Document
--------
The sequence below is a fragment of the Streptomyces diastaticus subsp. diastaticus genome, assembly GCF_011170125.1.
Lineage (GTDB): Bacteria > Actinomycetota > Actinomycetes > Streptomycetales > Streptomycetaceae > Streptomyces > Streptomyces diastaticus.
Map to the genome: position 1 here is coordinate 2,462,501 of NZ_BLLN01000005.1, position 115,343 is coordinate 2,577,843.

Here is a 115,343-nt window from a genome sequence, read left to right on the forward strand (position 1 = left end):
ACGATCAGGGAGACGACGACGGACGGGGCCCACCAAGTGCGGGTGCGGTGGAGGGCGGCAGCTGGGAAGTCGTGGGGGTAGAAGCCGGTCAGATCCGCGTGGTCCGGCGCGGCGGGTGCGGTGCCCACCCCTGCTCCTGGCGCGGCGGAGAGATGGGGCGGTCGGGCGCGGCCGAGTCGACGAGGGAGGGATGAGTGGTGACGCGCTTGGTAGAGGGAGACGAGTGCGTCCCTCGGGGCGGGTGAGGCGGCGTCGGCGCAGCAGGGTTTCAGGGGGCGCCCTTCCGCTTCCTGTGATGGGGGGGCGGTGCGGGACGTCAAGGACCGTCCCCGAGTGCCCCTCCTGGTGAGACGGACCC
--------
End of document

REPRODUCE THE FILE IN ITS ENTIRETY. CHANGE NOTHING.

The sequence below is a fragment of the Streptomyces diastaticus subsp. diastaticus genome, assembly GCF_011170125.1.
Lineage (GTDB): Bacteria > Actinomycetota > Actinomycetes > Streptomycetales > Streptomycetaceae > Streptomyces > Streptomyces diastaticus.
Map to the genome: position 1 here is coordinate 2,462,501 of NZ_BLLN01000005.1, position 115,343 is coordinate 2,577,843.

Here is a 115,343-nt window from a genome sequence, read left to right on the forward strand (position 1 = left end):
ACGATCAGGGAGACGACGACGGACGGGGCCCACCAAGTGCGGGTGCGGTGGAGGGCGGCAGCTGGGAAGTCGTGGGGGTAGAAGCCGGTCAGATCCGCGTGGTCCGGCGCGGCGGGTGCGGTGCCCACCCCTGCTCCTGGCGCGGCGGAGAGATGGGGCGGTCGGGCGCGGCCGAGTCGACGAGGGAGGGATGAGTGGTGACGCGCTTGGTAGAGGGAGACGAGTGCGTCCCTCGGGGCGGGTGAGGCGGCGTCGGCGCAGCAGGGTTTCAGGGGGCGCCCTTCCGCTTCCTGTGATGGGGGGGCGGTGCGGGACGTCAAGGACCGTCCCCGAGTGCCCCTCCTGGTGAGACGGACCC